You can choose your next pair of sneakers based on looks, but to prevent injuries, rely on other features — like good support. Here’s what Ayne Furman, a marathon runner and podiatrist, looks for:
Lace them up. Skip styles with laces that start right behind the toes. They squeeze the forefoot. Better: laces that start behind the widest part of the foot.
Read labels. Fit and feel are the best gauge, but knowing the basic shoe types can help: motion control (sturdy arch to prevent inward foot rolling, best for big runners), stability (firm arch, fine for most people),and neutral cushioning (flexible arch for shock absorption, best for high arches).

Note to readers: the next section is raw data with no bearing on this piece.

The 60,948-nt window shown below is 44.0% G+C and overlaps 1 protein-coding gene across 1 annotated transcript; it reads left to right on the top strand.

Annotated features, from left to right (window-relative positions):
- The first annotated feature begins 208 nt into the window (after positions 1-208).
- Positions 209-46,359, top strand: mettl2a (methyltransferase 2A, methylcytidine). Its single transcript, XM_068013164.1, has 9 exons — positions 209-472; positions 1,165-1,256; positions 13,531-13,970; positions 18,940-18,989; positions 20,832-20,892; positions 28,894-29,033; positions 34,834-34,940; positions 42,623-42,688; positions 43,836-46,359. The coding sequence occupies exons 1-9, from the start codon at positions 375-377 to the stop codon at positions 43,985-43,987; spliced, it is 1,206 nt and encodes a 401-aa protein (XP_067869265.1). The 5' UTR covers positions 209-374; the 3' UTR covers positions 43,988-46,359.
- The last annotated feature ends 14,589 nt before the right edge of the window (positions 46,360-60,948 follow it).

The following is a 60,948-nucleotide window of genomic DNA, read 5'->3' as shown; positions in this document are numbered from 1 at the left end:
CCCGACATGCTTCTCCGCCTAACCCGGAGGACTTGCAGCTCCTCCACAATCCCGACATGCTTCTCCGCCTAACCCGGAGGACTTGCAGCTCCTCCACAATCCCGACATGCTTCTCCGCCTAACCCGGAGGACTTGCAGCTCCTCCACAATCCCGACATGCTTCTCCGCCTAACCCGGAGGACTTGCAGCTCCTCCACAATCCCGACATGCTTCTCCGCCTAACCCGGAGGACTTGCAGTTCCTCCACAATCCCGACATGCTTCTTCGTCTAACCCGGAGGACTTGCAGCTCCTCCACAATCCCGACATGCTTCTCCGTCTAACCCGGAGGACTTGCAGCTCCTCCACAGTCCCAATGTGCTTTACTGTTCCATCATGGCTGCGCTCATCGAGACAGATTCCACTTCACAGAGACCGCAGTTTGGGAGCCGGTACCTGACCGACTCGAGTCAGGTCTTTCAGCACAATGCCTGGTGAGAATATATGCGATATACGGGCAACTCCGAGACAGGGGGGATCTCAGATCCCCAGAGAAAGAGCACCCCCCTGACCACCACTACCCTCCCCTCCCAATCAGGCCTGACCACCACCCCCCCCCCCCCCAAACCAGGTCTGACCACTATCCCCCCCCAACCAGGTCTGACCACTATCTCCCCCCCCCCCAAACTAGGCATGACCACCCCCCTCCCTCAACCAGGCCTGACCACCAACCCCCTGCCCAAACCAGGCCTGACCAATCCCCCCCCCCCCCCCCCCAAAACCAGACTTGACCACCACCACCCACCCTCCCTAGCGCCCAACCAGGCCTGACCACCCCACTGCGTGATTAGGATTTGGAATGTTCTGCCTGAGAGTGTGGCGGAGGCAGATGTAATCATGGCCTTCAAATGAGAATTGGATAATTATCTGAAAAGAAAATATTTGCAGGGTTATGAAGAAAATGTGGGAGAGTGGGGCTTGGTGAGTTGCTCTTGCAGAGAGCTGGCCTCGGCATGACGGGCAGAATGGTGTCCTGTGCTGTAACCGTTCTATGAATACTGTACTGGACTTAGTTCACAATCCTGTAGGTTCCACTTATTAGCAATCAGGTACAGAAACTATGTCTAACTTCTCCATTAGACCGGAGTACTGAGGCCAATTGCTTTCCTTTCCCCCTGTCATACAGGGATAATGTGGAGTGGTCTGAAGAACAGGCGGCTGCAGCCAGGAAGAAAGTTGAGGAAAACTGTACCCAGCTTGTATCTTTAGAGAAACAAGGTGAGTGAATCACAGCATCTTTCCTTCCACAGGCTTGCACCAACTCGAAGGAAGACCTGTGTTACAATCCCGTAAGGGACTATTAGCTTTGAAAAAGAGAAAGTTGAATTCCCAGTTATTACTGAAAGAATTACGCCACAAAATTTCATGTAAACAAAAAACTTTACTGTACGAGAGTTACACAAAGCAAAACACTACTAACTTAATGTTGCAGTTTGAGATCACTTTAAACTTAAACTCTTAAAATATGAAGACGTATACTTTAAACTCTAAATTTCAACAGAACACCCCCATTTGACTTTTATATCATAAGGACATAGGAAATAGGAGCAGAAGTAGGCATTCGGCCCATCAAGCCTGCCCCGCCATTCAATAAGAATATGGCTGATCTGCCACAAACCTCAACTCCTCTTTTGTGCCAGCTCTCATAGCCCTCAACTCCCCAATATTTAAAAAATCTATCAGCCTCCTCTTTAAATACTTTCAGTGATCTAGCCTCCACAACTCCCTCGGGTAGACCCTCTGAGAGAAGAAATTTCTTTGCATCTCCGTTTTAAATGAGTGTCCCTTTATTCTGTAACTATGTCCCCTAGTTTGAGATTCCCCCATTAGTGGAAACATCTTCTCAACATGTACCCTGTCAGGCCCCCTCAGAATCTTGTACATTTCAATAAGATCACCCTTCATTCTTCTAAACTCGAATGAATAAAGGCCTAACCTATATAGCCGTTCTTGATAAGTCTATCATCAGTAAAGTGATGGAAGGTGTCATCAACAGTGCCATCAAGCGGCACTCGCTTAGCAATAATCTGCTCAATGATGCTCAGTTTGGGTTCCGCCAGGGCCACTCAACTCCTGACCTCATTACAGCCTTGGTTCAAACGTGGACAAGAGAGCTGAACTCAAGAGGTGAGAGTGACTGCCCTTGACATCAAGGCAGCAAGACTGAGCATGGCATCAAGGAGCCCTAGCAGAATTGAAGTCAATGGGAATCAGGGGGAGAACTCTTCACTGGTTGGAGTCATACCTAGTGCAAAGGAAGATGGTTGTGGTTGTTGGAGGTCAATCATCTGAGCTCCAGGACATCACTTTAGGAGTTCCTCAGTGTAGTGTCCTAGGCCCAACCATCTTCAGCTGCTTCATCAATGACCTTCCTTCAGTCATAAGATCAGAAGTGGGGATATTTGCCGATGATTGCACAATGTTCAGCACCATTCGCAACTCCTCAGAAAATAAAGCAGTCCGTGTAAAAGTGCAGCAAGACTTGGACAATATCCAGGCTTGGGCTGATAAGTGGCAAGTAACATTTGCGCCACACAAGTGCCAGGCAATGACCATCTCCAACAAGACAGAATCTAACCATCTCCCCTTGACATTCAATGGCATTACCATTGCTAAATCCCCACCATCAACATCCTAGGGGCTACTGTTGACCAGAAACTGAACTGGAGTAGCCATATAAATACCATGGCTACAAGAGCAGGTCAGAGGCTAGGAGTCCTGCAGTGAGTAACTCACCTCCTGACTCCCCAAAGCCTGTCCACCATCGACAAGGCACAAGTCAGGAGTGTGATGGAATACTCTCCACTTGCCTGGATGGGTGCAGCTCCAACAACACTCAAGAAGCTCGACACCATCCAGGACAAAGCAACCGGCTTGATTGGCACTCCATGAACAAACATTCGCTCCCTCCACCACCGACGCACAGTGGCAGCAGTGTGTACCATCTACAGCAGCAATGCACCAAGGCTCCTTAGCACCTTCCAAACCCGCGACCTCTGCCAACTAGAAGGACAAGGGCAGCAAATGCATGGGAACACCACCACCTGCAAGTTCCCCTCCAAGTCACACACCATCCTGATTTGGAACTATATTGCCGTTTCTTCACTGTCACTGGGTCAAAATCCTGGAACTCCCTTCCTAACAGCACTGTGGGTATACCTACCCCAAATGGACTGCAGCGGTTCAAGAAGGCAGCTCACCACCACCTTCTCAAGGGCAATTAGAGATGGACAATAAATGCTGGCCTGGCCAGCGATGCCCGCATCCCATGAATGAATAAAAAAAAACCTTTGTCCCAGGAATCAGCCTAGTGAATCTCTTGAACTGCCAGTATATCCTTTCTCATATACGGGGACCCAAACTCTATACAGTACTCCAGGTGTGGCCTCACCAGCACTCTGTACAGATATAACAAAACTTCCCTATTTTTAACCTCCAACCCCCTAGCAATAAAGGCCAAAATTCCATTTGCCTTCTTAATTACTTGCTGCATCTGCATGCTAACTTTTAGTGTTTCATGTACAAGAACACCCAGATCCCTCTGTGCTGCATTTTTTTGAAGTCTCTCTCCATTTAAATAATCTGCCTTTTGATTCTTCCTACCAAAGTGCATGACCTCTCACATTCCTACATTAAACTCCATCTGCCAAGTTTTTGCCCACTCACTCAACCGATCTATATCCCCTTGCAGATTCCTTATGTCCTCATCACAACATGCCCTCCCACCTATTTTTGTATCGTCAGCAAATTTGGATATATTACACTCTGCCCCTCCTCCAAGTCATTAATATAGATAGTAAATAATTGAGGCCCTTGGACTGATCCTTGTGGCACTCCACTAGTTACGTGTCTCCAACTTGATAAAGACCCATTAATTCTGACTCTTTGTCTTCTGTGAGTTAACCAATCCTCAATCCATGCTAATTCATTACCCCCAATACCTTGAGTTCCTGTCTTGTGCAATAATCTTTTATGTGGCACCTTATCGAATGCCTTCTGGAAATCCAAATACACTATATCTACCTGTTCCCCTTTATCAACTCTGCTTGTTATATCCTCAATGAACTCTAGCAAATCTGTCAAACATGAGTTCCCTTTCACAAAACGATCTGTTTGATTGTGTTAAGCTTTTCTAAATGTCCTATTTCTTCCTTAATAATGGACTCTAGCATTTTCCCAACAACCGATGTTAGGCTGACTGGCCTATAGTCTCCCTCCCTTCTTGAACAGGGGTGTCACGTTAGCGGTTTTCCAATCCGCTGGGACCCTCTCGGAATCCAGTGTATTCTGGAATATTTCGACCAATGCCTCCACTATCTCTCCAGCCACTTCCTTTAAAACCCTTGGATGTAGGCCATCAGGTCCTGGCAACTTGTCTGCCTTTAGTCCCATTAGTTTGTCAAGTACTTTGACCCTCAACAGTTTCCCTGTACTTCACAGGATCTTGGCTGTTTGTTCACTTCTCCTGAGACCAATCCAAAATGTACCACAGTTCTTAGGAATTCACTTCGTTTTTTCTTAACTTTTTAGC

Pay less. Don’t pay more than $85 unless you want cool features or have special needs.
Test-drive them. Shop late in the day, when feet are at their biggest. But don’t just stand there: On a noncarpeted surface, walk, run or jump to judge shock absorption.
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